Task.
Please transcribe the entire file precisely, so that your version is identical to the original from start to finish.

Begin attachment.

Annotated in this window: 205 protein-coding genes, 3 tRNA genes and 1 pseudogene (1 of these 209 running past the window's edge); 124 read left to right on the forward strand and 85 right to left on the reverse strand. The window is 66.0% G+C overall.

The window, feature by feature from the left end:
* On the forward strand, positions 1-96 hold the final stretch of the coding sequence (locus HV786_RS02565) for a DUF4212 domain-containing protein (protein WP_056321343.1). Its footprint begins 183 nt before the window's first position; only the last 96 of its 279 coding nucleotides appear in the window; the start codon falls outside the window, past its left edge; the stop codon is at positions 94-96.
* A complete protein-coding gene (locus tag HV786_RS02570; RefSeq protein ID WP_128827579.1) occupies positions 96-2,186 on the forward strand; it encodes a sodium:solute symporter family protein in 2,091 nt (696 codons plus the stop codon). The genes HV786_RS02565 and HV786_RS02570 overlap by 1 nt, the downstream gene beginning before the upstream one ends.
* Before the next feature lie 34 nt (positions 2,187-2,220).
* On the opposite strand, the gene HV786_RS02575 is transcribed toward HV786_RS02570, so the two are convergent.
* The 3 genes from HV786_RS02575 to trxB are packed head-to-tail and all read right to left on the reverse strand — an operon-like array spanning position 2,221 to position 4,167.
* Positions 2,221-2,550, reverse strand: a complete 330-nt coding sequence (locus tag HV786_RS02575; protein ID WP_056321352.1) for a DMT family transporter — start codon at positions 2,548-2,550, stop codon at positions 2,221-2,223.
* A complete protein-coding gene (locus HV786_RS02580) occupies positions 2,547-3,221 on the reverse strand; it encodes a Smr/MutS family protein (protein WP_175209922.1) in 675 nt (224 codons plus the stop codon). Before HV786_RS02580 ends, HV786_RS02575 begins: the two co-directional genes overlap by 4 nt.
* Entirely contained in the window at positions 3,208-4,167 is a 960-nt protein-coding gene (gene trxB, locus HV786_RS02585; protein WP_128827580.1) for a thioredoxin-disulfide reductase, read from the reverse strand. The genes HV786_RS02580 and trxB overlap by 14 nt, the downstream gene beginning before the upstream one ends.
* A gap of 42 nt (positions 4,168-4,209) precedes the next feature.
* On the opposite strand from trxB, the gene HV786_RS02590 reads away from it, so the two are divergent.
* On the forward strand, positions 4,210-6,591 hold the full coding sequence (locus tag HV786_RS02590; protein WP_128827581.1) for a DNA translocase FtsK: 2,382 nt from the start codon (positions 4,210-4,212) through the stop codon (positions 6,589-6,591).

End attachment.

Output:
Annotated in this window: 205 protein-coding genes, 3 tRNA genes and 1 pseudogene (1 of these 209 running past the window's edge); 124 read left to right on the forward strand and 85 right to left on the reverse strand. The window is 66.0% G+C overall.

The window, feature by feature from the left end:
* On the forward strand, positions 1-96 hold the final stretch of the coding sequence (locus HV786_RS02565) for a DUF4212 domain-containing protein (protein WP_056321343.1). Its footprint begins 183 nt before the window's first position; only the last 96 of its 279 coding nucleotides appear in the window; the start codon falls outside the window, past its left edge; the stop codon is at positions 94-96.
* A complete protein-coding gene (locus tag HV786_RS02570; RefSeq protein ID WP_128827579.1) occupies positions 96-2,186 on the forward strand; it encodes a sodium:solute symporter family protein in 2,091 nt (696 codons plus the stop codon). The genes HV786_RS02565 and HV786_RS02570 overlap by 1 nt, the downstream gene beginning before the upstream one ends.
* Before the next feature lie 34 nt (positions 2,187-2,220).
* On the opposite strand, the gene HV786_RS02575 is transcribed toward HV786_RS02570, so the two are convergent.
* The 3 genes from HV786_RS02575 to trxB are packed head-to-tail and all read right to left on the reverse strand — an operon-like array spanning position 2,221 to position 4,167.
* Positions 2,221-2,550, reverse strand: a complete 330-nt coding sequence (locus tag HV786_RS02575; protein ID WP_056321352.1) for a DMT family transporter — start codon at positions 2,548-2,550, stop codon at positions 2,221-2,223.
* A complete protein-coding gene (locus HV786_RS02580) occupies positions 2,547-3,221 on the reverse strand; it encodes a Smr/MutS family protein (protein WP_175209922.1) in 675 nt (224 codons plus the stop codon). Before HV786_RS02580 ends, HV786_RS02575 begins: the two co-directional genes overlap by 4 nt.
* Entirely contained in the window at positions 3,208-4,167 is a 960-nt protein-coding gene (gene trxB, locus HV786_RS02585; protein WP_128827580.1) for a thioredoxin-disulfide reductase, read from the reverse strand. The genes HV786_RS02580 and trxB overlap by 14 nt, the downstream gene beginning before the upstream one ends.
* A gap of 42 nt (positions 4,168-4,209) precedes the next feature.
* On the opposite strand from trxB, the gene HV786_RS02590 reads away from it, so the two are divergent.
* On the forward strand, positions 4,210-6,591 hold the full coding sequence (locus tag HV786_RS02590; protein WP_128827581.1) for a DNA translocase FtsK: 2,382 nt from the start codon (positions 4,210-4,212) through the stop codon (positions 6,589-6,591).